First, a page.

We first went to Sembwaste, where we were brought to a room and introduced to the company profile and what it does.
We were shown a video on how the recyclables were being sorted into different categories like glass, plastics, paper, ferrous and non-ferrous metals. When the recyclables first arrived, they were all mixed up and these were then poured onto a conveyor belt where workers were standing by on either sides of the belt.
Each worker is responsible for a certain material and when the material passes in front of him, it would be swiftly snatched up and dropped into a chute beside him where it would fall into a bin below. We watched in awe as the workers picked up the recyclables with great speed.
The important 3 Rs:
We then proceeded to the Senoko Incineration Plant. Once again, we were brought to their conference room and shown a video on the purpose of the incineration plant and how the incineration process works.
After the presentation, we were brought round the plant and whoa, the air there is simply invigorating as all signs of tiredness vanquished immediately!
Thanks to Bud, I had a unlimited supply of hong you and that kept my insanity to a minimum level. We were shown how the garbage trucks first dump the collected rubbish into a pit and how the rubbish were then being incinerated via a clamping device (similar to those arcade machines) whereby this clamp reaches down from above and grab a handful of rubbish to be thrown into the furnace.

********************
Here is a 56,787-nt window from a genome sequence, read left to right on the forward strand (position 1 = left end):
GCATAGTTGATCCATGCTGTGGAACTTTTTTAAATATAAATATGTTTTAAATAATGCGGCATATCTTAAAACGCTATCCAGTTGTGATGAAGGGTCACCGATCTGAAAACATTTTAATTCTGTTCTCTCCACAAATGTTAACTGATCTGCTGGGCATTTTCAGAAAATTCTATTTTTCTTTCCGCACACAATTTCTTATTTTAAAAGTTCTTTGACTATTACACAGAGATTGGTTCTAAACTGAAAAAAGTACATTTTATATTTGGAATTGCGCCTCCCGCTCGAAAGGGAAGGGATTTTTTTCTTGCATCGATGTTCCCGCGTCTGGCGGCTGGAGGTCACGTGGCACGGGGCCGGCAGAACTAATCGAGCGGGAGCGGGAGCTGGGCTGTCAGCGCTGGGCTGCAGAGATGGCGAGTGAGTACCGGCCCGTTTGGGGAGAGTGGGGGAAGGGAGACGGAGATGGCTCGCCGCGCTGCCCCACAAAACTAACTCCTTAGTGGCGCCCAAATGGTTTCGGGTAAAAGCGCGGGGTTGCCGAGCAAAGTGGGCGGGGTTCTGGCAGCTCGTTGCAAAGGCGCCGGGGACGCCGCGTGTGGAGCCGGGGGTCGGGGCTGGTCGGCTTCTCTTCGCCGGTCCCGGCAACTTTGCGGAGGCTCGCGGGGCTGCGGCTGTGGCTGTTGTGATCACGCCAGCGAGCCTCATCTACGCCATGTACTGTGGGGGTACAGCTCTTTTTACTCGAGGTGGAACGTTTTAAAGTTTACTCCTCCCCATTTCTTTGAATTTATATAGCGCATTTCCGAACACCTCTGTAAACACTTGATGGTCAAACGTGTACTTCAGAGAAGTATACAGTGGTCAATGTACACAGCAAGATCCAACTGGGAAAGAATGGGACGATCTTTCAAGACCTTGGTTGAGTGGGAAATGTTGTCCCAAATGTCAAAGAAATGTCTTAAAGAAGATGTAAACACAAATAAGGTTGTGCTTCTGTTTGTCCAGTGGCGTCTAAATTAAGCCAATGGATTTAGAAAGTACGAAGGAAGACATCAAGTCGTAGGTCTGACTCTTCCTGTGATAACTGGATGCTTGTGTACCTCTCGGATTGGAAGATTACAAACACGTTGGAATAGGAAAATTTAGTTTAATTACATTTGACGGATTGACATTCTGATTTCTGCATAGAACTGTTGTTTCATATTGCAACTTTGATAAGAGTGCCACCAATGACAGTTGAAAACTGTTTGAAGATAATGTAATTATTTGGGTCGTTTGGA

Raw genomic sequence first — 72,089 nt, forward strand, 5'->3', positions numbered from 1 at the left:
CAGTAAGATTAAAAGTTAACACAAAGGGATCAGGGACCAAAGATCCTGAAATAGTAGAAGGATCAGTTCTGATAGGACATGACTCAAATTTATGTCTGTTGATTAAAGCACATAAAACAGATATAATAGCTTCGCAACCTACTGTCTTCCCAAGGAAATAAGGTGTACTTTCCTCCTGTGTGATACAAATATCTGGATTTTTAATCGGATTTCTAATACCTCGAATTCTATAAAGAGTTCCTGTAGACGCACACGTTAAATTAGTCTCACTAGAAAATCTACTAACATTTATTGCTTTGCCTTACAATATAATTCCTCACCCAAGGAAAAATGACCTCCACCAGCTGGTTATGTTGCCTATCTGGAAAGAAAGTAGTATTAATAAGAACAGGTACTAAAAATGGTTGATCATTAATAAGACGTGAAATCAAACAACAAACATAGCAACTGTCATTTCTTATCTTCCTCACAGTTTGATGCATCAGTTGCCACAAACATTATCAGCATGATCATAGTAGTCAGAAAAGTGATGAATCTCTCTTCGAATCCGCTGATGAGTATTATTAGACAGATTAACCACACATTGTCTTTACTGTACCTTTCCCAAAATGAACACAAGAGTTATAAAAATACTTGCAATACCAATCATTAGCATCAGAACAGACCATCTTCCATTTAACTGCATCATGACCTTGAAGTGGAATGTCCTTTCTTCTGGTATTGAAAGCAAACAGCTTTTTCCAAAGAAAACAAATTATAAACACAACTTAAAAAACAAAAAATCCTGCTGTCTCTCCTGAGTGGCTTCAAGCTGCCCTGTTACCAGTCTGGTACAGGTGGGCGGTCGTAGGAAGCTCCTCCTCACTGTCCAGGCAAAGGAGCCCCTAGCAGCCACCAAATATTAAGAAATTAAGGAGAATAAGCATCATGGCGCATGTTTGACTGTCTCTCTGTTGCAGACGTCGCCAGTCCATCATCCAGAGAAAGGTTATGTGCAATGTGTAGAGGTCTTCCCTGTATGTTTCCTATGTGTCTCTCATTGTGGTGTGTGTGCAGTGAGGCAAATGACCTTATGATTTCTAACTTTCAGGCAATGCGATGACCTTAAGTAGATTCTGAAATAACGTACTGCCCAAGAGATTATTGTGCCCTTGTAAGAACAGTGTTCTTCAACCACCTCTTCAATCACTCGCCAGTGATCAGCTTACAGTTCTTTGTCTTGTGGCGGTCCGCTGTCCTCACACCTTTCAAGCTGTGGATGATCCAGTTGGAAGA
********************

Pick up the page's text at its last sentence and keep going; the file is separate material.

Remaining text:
The massive heat generated helps to turn turbines and this in turn generates electricity. I guess it’s the same theory as how the water dams works in generating electricity except that the water dams uses energy from the water to turn the turbines.
Anyway, I have learnt a great deal as I have always thought that the rubbish was simply burnt and that’s it. I didn’t know about the electricity part and that’s a good idea to make electricity too instead of burning natural resources like coal.
Thanks for the breathtaking experience, Senoko!
Our last stop was at Ying Huo Chong Organic Farm located at Lim Chu Kang. At first, we were all excited but to our dismay, we discovered that it’s actually a vegetable farm that calls itself “Yin Huo Chong?/i> (firefly).We took less than 10 minutes to finish touring the whole place and my modesty was outrage here by a guy. I’m now damn traumatized.
Group photo at Sembwaste, a company that does recycling
The ‘chimney’ of Senoko Incineration Plant
The daily rubbish created…
People, the resources we had on earth is very precious. Please treasure it!